March 29 - Tax Accounting

What is a Car Fringe Benefit?

It’s FBT season and the most common fringe benefit we see are cars – so let’s talk about it! If an employer offers an employee a company car for private use, that’s considered a car fringe benefit. Essentially it means that the car is a perk of being an employee, and the taxman is gonna want a slice of that.

So, how is FBT on vehicles calculated? 

There are two ways to do it: the statutory formula method and the operating cost method. Here’s what they both mean…

The statutory formula method. 

This is where we take a percentage of the car’s base value cost at the time of purchase or lease, andthat’s your taxable value. You can deduct any days the car wasn’t available for private use, and any contributions you made towards running costs. Easy peasy!

Base Value: if you’ve owned the car for less than four years when the FBT year began, the base value is the original cost price of the car, or two thirds of the cost price if owned for more than four full years. A car first owned prior to 1 April 2018 (and on or after 1 April 2017) will be eligible to the two thirds base value.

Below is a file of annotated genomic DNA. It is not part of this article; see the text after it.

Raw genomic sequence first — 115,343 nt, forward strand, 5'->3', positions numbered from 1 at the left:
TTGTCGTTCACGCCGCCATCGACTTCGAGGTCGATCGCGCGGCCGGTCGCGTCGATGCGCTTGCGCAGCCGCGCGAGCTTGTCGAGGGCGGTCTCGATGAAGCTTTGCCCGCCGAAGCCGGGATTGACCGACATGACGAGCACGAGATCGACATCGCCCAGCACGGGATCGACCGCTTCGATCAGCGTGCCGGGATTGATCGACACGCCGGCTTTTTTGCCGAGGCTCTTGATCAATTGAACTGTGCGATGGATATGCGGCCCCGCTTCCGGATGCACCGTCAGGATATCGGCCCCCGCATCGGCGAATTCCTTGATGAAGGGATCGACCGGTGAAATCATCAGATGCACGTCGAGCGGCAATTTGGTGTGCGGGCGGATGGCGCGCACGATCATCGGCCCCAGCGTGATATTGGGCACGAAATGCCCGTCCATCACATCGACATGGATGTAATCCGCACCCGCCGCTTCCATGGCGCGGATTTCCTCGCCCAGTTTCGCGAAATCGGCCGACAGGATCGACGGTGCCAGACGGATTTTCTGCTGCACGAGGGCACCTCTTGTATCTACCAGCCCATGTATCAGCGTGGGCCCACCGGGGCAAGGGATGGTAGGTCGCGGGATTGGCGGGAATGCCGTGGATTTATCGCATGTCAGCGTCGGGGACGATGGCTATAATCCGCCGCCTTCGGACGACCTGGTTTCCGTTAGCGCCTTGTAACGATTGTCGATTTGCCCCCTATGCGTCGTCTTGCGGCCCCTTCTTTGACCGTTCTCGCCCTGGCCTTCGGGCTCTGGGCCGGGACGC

Cost price: the original purchase price including GST and luxury car tax but excluding stamp duty, registration, acquisition costs such as delivery and non-business accessories like paint, fabric and rust protection or window tinting. 

The operating cost method.

If you want to get a little more technical, there’s the operating cost method. This is where you take into account all the costs of owning or leasing the car, and then work out the proportion of private use vs business use. You’ll need to keep a logbook for at least 12 weeks to figure out the business use percentage, but it’s worth it to potentially reduce your taxable value.

Are there any exceptions to FBT for vehicles?

Now, there are some exceptions to the rule. If you’re driving a commercial vehicle like a van or a ute, and your private use is minimal, then you might be exempt from paying tax on that benefit. And if you’re a hero who works in emergency services, then any cars you use for that are also exempt.

So, there you have it – the ins and outs of car fringe benefits (simplified). If you’re a client, you’ll be receiving texts from us regarding your FBT obligations. If you’re not on our books and need help with FBT, we’d love to hear from you.